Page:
Editor's note: This post was coauthored by Rachel Benson Gold & Elizabeth Nash. Rachel Benson Gold is the Guttmacher Institute's Director of Policy Analysis and Elizabeth Nash holds the position of Public Policy Associate. Both work in the Institute's Washington-based Public Policy Division.
With the legislative year in full swing in most states, some interesting trends are emerging. Even before the recent Supreme Court decision upholding the federal "Partial Birth Abortion Ban Act"—widely regarded as demonstrating the fragility of the basic abortion right guaranteed in Roe v. Wade—legislators in several states had taken at least preliminary steps toward enacting state legislation aimed either at banning abortion or, alternatively, protecting abortion rights.
By the end of the first quarter, 24 abortion ban bills had been introduced in 16 states; Mississippi, however, was the only state to enact a law, a measure that would ban abortion in the event Roe is overturned. Comparable legislation was defeated in Utah, however, as were immediate abortion bans—blatantly unconstitutional measures aimed at forcing the Supreme Court to reconsider Roe—in Mississippi and South Dakota. Abortion bans remain under active consideration in nine additional states, although only one of these, a North Dakota bill, has been approved by at least one legislative chamber. Meanwhile, legislators in Rhode Island have introduced two measures aimed at protecting a woman's right to abortion, which are similar to laws in place in seven other states.
Whether interest in legislation to either ban abortion or to protect abortion rights intensifies in the wake of the Court's ruling on the federal Partial Birth Abortion Ban Act remains to be seen. More likely, given that the Court upheld that law even though it did not contain a health exception, its action will prompt attempts by antiabortion state lawmakers to enact (or reenact) a variety of state restrictions on abortion access that also do not have health exceptions. Also likely are new antiabortion "informed consent" proposals designed to give women more, and more detailed, information about fetal development and the abortion procedure they are about to undergo.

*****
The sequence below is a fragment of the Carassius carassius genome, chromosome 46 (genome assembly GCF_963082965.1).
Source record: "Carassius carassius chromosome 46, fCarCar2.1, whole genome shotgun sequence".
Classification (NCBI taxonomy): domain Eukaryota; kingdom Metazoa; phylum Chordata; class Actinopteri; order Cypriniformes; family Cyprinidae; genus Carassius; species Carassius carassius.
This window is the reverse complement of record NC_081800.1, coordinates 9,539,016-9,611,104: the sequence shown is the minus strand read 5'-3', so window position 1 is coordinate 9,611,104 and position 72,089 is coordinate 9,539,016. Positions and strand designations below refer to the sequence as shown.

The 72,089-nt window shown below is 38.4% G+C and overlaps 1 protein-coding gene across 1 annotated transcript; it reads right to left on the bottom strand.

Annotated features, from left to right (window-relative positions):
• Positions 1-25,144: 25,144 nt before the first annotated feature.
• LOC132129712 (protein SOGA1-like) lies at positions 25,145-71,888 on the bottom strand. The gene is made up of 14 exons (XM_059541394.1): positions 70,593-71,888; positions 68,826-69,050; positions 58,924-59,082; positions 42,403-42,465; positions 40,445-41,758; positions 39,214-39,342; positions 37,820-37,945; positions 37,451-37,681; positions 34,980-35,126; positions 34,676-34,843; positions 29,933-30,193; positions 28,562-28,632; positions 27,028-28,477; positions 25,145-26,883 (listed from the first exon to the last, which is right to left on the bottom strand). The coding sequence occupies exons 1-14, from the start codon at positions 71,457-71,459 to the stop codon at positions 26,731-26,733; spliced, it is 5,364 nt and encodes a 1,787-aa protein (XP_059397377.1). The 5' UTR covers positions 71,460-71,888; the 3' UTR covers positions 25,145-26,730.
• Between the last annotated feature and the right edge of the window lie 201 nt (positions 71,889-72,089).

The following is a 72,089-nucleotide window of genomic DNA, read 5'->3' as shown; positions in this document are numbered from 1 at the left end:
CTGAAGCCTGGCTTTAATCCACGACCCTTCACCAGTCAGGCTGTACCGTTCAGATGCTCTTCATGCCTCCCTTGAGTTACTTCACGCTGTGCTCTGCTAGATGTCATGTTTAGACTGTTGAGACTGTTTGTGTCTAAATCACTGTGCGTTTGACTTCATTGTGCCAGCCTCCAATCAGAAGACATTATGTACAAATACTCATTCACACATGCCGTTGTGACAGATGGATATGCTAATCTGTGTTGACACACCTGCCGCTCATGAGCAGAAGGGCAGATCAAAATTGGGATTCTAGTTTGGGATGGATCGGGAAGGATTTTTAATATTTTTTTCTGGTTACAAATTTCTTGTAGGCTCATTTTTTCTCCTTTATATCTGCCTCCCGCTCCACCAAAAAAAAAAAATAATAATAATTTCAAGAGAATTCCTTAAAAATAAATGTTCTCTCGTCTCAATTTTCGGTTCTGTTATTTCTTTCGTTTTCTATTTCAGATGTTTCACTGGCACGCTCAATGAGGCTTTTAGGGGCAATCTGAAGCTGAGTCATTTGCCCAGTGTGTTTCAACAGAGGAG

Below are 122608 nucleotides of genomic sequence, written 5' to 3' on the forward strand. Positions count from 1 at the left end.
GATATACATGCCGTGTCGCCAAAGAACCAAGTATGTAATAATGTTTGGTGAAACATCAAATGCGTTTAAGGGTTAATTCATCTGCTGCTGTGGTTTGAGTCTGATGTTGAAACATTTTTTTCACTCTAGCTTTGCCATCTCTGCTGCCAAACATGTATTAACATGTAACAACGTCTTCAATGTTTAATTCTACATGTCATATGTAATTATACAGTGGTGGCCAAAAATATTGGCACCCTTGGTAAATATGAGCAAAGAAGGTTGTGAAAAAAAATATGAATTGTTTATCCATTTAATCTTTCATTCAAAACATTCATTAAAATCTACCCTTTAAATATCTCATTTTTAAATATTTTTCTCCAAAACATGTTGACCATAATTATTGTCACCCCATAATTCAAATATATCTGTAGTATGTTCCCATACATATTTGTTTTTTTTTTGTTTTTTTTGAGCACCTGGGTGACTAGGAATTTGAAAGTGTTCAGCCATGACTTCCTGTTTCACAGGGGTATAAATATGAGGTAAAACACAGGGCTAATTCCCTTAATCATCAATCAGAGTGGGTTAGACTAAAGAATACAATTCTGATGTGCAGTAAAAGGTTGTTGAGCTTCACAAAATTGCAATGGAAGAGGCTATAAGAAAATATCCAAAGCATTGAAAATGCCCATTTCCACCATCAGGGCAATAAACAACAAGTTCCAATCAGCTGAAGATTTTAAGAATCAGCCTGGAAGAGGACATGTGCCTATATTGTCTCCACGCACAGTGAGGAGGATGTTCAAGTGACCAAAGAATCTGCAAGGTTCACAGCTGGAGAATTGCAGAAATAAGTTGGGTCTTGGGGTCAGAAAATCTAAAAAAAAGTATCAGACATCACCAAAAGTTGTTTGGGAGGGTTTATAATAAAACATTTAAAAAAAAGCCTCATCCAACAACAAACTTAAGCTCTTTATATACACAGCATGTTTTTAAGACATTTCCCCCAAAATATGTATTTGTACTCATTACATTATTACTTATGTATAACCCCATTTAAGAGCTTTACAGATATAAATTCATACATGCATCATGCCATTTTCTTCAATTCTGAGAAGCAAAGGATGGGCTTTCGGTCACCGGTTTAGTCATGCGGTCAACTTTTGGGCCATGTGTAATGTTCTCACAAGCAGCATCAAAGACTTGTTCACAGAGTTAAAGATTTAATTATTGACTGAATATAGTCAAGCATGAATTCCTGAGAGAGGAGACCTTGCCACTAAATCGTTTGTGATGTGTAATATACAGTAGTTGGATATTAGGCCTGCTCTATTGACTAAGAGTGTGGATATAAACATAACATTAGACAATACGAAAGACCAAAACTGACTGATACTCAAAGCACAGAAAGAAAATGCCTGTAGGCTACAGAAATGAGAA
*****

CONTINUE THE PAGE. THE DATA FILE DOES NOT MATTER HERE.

So far this year, however, the major abortion-related issue to receive extensive attention at the state level is that of minors' access. By the end of the first quarter, legislators in 23 states had introduced 50 bills related to parental notice or consent. One new parental consent law has been enacted, in Idaho. With passage of this law, which replaces an existing state law that has not been in effect because of a court order, 22 states now require parental consent, 11 require parental notice, and two require both notice and consent before a minor may obtain an abortion. At the moment, all of these laws have a health exception.
Another measure that has received much attention seeks to safeguard minors' access by blocking implementation of New Hampshire's long-enjoined parental notice requirement. Last year, in Ayotte v. Planned Parenthood of Northern New England, the U.S. Supreme Court directed the lower court to issue a final ruling on the law, which could clear the way for it to be implemented. In an attempt to forestall that possibility, prochoice legislators in the state, supported by New Hampshire's new governor, have moved to repeal the underlying law; the repeal bill was approved by the House in March.
Beyond the abortion issue, the issue of HPV vaccination for middle school students has been a major concern among legislators this year. By the end of the first quarter, 42 bills had been introduced in 26 states and Washington, DC, that would include HPV on the list of vaccines necessary for school attendance.
As resistance to such a mandate has grown around the country, the only policy change approved by the end of the first quarter came through an executive order issued by Texas Gov. Rick Perry (R). Following the governor's action, momentum has mounted to overturn that decision, with a measure to do that racing through the legislature with seemingly veto-proof support and a separate lawsuit seeking to block the rule filed by parents of elementary school students in the state. In early April, New Mexico Gov. Bill Richardson (D) vetoed an HPV mandate, while Virginia Gov. Tim Kaine (D) signed what may well be the nation's first HPV mandate to actually go into effect.
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